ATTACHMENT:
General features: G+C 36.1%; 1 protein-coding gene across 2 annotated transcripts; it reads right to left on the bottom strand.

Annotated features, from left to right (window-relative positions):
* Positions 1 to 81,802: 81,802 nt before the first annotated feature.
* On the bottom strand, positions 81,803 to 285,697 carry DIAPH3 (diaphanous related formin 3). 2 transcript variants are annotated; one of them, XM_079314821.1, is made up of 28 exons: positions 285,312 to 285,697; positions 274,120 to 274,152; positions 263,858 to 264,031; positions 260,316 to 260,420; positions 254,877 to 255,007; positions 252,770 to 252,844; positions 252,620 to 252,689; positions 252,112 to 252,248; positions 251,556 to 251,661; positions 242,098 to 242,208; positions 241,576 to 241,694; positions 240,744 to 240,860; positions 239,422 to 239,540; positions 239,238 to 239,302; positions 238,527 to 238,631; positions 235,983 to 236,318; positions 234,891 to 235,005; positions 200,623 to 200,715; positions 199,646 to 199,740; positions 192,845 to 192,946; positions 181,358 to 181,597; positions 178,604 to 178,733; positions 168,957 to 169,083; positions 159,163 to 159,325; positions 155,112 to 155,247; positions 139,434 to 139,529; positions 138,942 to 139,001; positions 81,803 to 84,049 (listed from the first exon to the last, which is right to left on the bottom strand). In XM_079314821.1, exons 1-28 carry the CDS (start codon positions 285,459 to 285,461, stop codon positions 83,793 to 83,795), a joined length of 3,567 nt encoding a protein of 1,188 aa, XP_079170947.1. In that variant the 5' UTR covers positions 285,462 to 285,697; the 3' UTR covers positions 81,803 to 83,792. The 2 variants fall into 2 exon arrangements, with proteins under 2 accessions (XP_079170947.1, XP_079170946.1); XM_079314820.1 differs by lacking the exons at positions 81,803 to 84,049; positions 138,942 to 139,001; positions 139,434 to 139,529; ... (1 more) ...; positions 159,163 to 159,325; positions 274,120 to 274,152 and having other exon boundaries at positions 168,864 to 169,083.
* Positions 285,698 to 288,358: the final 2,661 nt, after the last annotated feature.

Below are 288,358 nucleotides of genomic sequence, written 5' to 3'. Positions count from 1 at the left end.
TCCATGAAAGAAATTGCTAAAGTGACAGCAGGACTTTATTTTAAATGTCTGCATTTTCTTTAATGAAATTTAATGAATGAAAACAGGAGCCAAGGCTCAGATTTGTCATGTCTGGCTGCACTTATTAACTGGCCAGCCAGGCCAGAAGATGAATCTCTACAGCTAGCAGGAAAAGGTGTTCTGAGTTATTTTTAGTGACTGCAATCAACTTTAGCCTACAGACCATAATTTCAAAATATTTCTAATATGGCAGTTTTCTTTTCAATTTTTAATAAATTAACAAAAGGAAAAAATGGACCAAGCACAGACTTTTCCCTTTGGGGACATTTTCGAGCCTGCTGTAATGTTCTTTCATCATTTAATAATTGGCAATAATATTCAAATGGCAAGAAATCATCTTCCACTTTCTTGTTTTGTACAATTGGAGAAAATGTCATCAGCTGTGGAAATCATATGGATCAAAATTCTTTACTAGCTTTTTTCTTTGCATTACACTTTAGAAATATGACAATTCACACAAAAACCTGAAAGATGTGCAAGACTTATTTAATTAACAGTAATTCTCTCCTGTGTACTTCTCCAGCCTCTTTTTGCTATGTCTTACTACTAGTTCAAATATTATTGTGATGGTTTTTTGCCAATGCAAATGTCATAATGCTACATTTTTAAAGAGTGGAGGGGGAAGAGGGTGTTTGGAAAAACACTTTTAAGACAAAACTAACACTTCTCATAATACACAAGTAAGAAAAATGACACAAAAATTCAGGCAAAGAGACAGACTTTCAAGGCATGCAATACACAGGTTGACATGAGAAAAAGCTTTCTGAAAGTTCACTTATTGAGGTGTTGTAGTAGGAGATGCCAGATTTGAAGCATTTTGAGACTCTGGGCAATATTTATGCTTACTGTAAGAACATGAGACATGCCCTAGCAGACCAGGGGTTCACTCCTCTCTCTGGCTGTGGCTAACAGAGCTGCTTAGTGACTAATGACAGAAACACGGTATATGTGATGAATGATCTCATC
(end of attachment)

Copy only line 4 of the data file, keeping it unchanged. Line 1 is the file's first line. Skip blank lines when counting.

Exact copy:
* On the bottom strand, positions 81,803 to 285,697 carry DIAPH3 (diaphanous related formin 3). 2 transcript variants are annotated; one of them, XM_079314821.1, is made up of 28 exons: positions 285,312 to 285,697; positions 274,120 to 274,152; positions 263,858 to 264,031; positions 260,316 to 260,420; positions 254,877 to 255,007; positions 252,770 to 252,844; positions 252,620 to 252,689; positions 252,112 to 252,248; positions 251,556 to 251,661; positions 242,098 to 242,208; positions 241,576 to 241,694; positions 240,744 to 240,860; positions 239,422 to 239,540; positions 239,238 to 239,302; positions 238,527 to 238,631; positions 235,983 to 236,318; positions 234,891 to 235,005; positions 200,623 to 200,715; positions 199,646 to 199,740; positions 192,845 to 192,946; positions 181,358 to 181,597; positions 178,604 to 178,733; positions 168,957 to 169,083; positions 159,163 to 159,325; positions 155,112 to 155,247; positions 139,434 to 139,529; positions 138,942 to 139,001; positions 81,803 to 84,049 (listed from the first exon to the last, which is right to left on the bottom strand). In XM_079314821.1, exons 1-28 carry the CDS (start codon positions 285,459 to 285,461, stop codon positions 83,793 to 83,795), a joined length of 3,567 nt encoding a protein of 1,188 aa, XP_079170947.1. In that variant the 5' UTR covers positions 285,462 to 285,697; the 3' UTR covers positions 81,803 to 83,792. The 2 variants fall into 2 exon arrangements, with proteins under 2 accessions (XP_079170947.1, XP_079170946.1); XM_079314820.1 differs by lacking the exons at positions 81,803 to 84,049; positions 138,942 to 139,001; positions 139,434 to 139,529; ... (1 more) ...; positions 159,163 to 159,325; positions 274,120 to 274,152 and having other exon boundaries at positions 168,864 to 169,083.